Based upon the popular, but largely incorrect, belief that sex offenders have an abnormally high risk of recidivism, sex offenders represent an ideal population to target for preventive detention. (…)
These particular myths of extremely high recidivism rates and “stranger danger” have largely served to support various
restrictions on sex offenders as well as substantiate court opinions
upholding those restrictions.
The more emotionally charged legislature based on inaccurate public perception & resulting panic happens…the more it stays the same: Jury Clears Pataki Over Post-Prison Detention of Sex Offenders.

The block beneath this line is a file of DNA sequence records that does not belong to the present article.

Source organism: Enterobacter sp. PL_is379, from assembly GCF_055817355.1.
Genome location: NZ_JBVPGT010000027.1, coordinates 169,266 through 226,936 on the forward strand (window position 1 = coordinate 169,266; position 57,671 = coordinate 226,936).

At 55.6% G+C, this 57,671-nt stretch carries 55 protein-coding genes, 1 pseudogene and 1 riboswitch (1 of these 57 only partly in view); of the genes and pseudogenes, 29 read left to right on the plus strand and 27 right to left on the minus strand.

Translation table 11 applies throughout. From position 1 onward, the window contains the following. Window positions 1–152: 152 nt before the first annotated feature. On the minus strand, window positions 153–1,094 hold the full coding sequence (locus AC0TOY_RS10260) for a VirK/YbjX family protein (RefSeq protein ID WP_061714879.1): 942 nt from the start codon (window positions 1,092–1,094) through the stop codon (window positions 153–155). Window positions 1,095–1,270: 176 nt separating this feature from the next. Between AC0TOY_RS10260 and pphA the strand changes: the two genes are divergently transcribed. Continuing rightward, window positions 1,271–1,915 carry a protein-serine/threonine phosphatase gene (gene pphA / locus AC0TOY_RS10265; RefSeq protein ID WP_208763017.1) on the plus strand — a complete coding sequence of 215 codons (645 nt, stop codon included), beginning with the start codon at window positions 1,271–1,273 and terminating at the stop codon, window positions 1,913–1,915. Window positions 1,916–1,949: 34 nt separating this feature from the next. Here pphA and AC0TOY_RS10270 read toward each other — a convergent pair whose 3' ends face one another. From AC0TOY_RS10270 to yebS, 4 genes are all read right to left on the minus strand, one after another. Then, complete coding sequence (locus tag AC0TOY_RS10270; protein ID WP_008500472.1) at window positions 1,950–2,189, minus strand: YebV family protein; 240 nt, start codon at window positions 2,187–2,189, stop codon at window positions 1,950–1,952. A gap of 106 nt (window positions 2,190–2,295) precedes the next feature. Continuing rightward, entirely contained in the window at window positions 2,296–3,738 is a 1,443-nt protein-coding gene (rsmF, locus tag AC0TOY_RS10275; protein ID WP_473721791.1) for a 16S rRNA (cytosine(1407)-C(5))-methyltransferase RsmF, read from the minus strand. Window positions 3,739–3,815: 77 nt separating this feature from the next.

Research into the neural workings of the human brain—with the aid of sophisticated brain-imaging techniques such as fMRI—will, some predict, probably completely change nearly every area of law. Some believe that, in time, neuroscience will dominate the entire legal system (…) Indeed, one would be hard pressed to think of a single legal issue not potentially affected by the claims made on behalf of the influence of neuroscience on law.
Neurolaw conference announcement: Guess where I’ll be on Sept. 7th & 8th?
At Rutgers School of Law-Camden. The line up: Debra Denno, Adam Kolber, John Mikhail, Michael Moore, Stephen Morse, Michael Pardo, Frederick Schauer and Nicole Vincent. If you’ve been around for a minute, these names should look very familiar. And exciting.